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The Canon 28mm F2.8 in Leica Thread Mount

December 7, 2012

I had the chance recently to purchase a Canon 28mm F2.8 for Leica thread mount compatible rangefinders. This is a rather sought after lens since it is relatively fast for a LTM rangefinder wide-angle lens. Many potential users are drawn to consider the Canon 28/2.8 because of their positive experience using the much more common, but one stop slower, Canon 28mm F3.5 in LTM. Others are seeking a modestly priced wide-angle in Leica thread mount are probably hoping that a somewhat older lens might satisfy their need and perhaps be obtainable at a modest price.

Does the Canon 28/2.8 meet these needs? Well, first of all, inexpensive it is not! Good examples have recently sold for between $350 and $650 on eBay, with prices increasing significantly in recent years. These prices are comparable to the Voigtlander Ultron 28 F1.9 an excellent modern, fast wide rangefinder optic, and are beginning to even approach the lower end of the M-mount Leica 28mm f2.8 Elmarit range. The reason for the high cost is the relative scarcity of the 28/2.8 compared to the more common Canon/Serenar 28/3.5. Contributing to this is the relative scarcity of 28mm lenses in LTM in general, vintage or modern.

Having a bit of experience in optical design myself, I can imagine that the engineering requirements required to routinely design and manufacture a lens of this nature were a significant challenge to optical engineers in the era in which the Leica thread mount systems were part of the mainstream of the photographic world (say 1930-1960). While many examples of faster LTM 28mm lenses were in fact made in this era, most were produced in small quantities and are vanishingly rare, and those easily found today are expensive. By the 1960’s few manufacturers produced LTM lenses in large quantities, wide angle or not, contributing to the dearth of such lenses. More recently users of rangefinders have been blessed by production of a variety of short focal length lenses by Cosina-Voligtlander at modest prices, although the existing quantities are still modest and this company is now producing mostly (if not totally) M mount rangefinder lenses. These factors, together with the unabated passion for LTM collectible lenses of many (including this blogger) has kept the prices of the Canon 28/2.8 LTM high, and I am sure it is likely to get even higher.

My 28/2.8 had been recently cleaned and lubricated (CLA) by a known classic camera expert in Japan for the previous owner (also in Japan).  It was, like most Japanese sourced product, in very good condition. On many such lenses one often finds pitting on the chrome as well as glass issues, some of which cannot be surmounted even with a CLA. My 28/2.8 has both excellent cosmetics and very clean and clear damage-free glass.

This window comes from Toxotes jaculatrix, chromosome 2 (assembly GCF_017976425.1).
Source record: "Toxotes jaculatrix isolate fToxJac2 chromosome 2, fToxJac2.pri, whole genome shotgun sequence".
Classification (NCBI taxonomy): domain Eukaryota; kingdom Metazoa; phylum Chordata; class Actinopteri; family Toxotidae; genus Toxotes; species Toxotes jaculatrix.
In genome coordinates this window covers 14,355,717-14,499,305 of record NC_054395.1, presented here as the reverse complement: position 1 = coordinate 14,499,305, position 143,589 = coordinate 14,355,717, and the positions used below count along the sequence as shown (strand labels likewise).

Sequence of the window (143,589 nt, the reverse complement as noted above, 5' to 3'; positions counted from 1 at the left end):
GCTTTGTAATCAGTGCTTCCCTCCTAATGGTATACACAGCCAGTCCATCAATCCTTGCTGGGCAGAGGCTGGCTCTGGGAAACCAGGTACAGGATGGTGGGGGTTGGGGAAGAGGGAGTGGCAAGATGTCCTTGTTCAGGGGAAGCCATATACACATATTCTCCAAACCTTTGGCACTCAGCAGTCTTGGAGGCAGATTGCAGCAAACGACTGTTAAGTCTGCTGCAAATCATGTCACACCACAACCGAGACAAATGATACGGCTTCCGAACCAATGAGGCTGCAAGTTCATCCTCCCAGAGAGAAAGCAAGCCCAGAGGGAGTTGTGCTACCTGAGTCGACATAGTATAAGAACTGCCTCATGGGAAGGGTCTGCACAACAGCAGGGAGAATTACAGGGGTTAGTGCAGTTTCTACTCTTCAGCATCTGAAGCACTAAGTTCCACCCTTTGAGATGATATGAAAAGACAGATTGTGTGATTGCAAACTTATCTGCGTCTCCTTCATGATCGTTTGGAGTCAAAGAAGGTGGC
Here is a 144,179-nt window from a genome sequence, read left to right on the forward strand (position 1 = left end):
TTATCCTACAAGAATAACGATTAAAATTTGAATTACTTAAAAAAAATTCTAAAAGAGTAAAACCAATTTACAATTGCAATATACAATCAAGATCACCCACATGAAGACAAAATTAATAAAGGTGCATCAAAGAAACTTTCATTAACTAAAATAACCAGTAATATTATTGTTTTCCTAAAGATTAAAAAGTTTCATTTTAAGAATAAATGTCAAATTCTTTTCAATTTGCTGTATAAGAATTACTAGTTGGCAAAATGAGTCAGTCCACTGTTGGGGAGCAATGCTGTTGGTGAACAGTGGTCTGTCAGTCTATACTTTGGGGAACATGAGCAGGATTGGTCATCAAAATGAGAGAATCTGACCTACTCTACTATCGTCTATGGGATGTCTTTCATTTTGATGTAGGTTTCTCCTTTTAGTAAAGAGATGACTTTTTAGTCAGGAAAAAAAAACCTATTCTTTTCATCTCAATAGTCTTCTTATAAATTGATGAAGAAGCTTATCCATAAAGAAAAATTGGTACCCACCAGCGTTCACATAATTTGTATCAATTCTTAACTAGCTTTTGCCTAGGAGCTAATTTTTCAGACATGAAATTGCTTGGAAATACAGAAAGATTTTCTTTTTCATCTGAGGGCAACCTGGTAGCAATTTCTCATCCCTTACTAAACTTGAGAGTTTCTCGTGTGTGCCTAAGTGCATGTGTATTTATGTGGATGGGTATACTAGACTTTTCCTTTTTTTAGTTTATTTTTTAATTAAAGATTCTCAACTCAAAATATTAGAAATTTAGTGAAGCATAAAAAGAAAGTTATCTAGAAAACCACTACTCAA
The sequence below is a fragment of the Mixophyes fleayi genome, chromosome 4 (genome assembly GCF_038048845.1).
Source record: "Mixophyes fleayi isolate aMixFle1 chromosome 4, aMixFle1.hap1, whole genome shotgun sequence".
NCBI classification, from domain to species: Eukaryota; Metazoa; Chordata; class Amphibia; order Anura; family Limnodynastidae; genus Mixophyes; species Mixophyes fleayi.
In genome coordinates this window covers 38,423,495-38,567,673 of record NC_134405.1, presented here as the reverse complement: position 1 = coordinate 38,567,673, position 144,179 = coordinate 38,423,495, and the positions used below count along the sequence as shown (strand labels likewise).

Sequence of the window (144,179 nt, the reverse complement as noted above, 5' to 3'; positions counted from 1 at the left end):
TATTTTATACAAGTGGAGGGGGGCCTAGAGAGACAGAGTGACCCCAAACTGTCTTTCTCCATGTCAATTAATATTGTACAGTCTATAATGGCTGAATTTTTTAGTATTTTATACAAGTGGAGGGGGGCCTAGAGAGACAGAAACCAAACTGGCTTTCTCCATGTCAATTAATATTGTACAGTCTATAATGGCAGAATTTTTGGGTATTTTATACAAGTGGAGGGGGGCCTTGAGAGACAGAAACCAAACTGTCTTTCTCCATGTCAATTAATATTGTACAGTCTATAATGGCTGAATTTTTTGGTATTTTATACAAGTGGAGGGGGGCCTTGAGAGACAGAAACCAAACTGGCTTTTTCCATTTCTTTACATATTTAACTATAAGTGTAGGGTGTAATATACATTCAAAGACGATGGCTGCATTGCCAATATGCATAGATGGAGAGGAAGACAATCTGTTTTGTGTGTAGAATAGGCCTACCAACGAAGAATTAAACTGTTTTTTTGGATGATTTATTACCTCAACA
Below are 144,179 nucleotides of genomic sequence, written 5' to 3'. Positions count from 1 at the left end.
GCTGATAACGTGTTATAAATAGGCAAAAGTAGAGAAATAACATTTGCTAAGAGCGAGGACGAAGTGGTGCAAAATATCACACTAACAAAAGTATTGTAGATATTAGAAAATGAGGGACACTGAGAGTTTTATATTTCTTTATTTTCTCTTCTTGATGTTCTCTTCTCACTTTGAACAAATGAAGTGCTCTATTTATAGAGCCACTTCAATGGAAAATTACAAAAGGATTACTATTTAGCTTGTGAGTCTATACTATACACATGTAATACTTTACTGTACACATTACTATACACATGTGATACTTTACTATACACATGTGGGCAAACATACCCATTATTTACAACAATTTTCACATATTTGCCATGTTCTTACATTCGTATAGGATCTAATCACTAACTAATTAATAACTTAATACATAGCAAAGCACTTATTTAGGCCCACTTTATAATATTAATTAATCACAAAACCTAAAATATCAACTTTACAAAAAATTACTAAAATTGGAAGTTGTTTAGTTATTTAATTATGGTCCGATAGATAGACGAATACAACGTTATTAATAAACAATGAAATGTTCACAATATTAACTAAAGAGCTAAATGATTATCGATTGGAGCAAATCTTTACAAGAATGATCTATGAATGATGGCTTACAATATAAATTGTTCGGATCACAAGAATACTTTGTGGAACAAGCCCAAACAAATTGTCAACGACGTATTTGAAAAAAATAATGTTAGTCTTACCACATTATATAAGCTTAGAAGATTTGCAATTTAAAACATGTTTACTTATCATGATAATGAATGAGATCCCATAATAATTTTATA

The basic specs on this lens are covered at the online Canon Museum and other web sites and books so I will not go into excessive detail about these. See for instance:

Some key virtues of the 28/2.8 are that this lens is light and quite compact. Note that the Canon web site lists the 28/2.8 manufacture date beginning as 1957, a full six years after the debut of the Canon Serenar 28/3.5. This I believe attests to the difficulty of making this lens, the advancement of Canon technologically, as well as the growing public demand for such fast wides at the time.

Here are some digital photos of my Canon 28/2.8 on my Leotax F body with a black Canon 28mm finder. The filter in this setup was a Walz 1A:







Now here are some photos taken with the 28mm F2.8. The camera was the Leotax above and the film was Agfa ISO 100 C41 film. This was processed at a 1 hour local lab where they mishandled the negatives adding fingerprints and dust. I scanned it on my CanonScan 8800F and used the GIMP photo editor to largely clean up the damage to the negatives, as well as to rebalance the color and exposure a bit. These shots were taken mostly at mid-aperture settings (like F5.6 and F8) as I recall. No sharpening was done and the negatives were scanned at 1200 dpi. I’m not claiming to do exhaustive scientific testing here, but just obtaining basic impressions of performance and convenience of use.